RE: Are we simulated by some massive computer?

From: Bruno Marchal <>
Date: Wed, 14 Apr 2004 16:13:46 +0200

At 09:58 13/04/04 -0400, Ben Goertzel wrote:

> > 6) This shows that if we are in a massive computer running in
> > a universe, then (supposing we know it or believe it) to
> > predict the future of any experiment we decide to carry one
> > (for example testing A or B) we need to take into account all
> > reconstitutions at any time of the computer (in the relevant
> > state) in that universe, and actually also in any other
> > universes (from our first person perspective we could not be
> > aware of the difference of universes from inside the computer).
>Yes, but this is just a fancy version of the good old-fashioned Humean
>problem of induction, isn't it?

That would be the case if there were no measure on the computations.

>Indeed, predicting the future on a sound "a priori" basis is not
>possible. One must make arbitrary assumptions in order to guide
>This is a limitation, not of the "comp" hypothesis specifically, but of
>the notion of prediction itself.
>You cannot solve the problem of induction with or without "comp", so I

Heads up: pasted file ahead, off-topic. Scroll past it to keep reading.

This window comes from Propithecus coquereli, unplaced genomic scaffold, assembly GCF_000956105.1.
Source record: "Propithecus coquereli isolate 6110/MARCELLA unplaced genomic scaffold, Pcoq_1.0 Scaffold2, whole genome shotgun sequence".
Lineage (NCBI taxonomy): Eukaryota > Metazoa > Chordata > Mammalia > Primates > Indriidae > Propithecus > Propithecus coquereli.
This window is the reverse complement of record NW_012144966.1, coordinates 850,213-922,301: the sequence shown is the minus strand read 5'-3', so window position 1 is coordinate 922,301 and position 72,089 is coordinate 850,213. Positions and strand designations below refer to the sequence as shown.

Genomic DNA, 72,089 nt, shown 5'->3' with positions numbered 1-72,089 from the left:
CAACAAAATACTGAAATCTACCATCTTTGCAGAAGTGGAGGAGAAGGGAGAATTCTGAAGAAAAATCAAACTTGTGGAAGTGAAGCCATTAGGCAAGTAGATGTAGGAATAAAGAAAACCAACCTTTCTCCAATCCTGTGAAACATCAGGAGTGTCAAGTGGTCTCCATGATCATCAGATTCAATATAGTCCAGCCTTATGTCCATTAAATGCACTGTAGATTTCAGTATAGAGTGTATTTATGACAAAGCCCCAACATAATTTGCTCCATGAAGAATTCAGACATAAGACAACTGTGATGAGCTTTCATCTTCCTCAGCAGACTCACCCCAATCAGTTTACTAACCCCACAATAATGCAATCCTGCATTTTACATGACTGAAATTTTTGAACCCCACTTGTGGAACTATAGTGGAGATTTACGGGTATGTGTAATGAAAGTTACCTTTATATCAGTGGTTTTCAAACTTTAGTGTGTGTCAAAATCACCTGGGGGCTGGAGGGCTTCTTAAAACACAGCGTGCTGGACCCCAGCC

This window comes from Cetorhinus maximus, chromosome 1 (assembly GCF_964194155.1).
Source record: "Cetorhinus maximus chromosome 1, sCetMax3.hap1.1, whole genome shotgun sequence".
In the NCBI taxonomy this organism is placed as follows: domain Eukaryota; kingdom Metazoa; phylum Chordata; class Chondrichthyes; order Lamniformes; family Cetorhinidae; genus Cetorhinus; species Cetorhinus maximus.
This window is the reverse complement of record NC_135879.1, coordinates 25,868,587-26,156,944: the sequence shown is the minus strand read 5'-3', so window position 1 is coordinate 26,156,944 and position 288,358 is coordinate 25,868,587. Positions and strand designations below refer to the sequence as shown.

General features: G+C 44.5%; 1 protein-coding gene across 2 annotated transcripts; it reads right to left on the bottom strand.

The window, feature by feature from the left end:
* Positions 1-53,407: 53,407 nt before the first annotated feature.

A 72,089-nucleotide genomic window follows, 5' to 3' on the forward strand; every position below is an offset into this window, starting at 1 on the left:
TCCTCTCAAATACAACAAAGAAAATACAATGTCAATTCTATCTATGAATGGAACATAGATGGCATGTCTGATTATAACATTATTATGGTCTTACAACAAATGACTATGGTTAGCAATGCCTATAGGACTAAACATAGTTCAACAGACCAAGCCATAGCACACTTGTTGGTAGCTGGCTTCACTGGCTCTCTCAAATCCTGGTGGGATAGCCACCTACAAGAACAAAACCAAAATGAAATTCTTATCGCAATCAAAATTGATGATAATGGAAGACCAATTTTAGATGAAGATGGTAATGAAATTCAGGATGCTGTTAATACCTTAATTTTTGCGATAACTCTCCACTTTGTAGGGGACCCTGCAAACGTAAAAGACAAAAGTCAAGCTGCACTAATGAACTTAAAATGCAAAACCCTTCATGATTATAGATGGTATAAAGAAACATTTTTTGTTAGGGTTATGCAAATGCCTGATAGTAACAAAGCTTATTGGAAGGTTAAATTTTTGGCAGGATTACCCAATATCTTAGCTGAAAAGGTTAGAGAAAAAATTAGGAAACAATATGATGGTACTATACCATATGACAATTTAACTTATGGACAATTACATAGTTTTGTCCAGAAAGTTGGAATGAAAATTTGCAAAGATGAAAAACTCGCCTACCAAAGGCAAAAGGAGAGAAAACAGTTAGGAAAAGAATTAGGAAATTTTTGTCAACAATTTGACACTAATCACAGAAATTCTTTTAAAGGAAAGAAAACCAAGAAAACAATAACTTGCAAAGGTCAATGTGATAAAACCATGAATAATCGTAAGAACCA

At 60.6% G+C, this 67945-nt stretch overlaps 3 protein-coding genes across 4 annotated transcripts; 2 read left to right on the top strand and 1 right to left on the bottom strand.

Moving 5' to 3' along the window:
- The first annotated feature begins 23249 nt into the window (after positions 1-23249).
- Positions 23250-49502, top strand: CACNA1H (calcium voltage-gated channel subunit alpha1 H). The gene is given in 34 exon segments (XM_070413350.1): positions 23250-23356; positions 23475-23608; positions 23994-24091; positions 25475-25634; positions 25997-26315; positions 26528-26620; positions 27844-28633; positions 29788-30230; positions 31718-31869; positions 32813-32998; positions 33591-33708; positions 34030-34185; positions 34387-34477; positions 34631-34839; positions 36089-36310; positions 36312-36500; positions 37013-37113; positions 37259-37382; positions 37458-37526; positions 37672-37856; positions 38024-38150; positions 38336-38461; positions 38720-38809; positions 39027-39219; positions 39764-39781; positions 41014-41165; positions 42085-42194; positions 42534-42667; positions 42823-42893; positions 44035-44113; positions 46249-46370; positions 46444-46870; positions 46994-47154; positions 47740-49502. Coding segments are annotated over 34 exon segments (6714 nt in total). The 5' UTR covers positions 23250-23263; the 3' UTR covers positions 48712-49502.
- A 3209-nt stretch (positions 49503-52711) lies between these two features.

>don't think you should use problem-of-induction related difficulties as
>an argument against "comp."

I was not arguing against comp! (nor for).

>In fact, "comp" comes with a kind of workaround to the problem of
>induction, which is: To justify induction, make an arbitrary assumption
>of a certain universal computer, use this to gauge simplicity, and then
>judge predictions based on their simplicity (to use a verbal shorthand
>for a lot of math a la Solomonoff, Levin, Hutter, etc.). This is not a
>solution to the problem of induction (which is that one must make
>arbitrary assumptions to do induction), just an elegant way of
>introducing the arbitrary assumptions.

This can help for explaining what intelligence is, but cannot help
for the mind body problem where *all* computations must be taken into

>So, in my view, we are faced with a couple different ways of introducing
>the arbitrary assumptions needed to justify induction:
>1) make an arbitrary assumption that the apparently real physical
>universe is real
>2) make an arbitrary assumption that simpler hypotheses are better,
>where simplicity is judged by some fixed universal computing system
>There is no scientific (i.e. inductive or deductive) way to choose
>between these. From a human perspective, the choice lies outside the
>domain of science and math; it's a metaphysical or even ethical choice.

I am not convinced. I don't really understand 1), and the interest of 2)
relies, I think, in the fact that simplicity should not (and does not, I'm sure
Schmidhuber would agree) on the choice of the universal computing

Received on Wed Apr 14 2004 - 11:14:39 PDT

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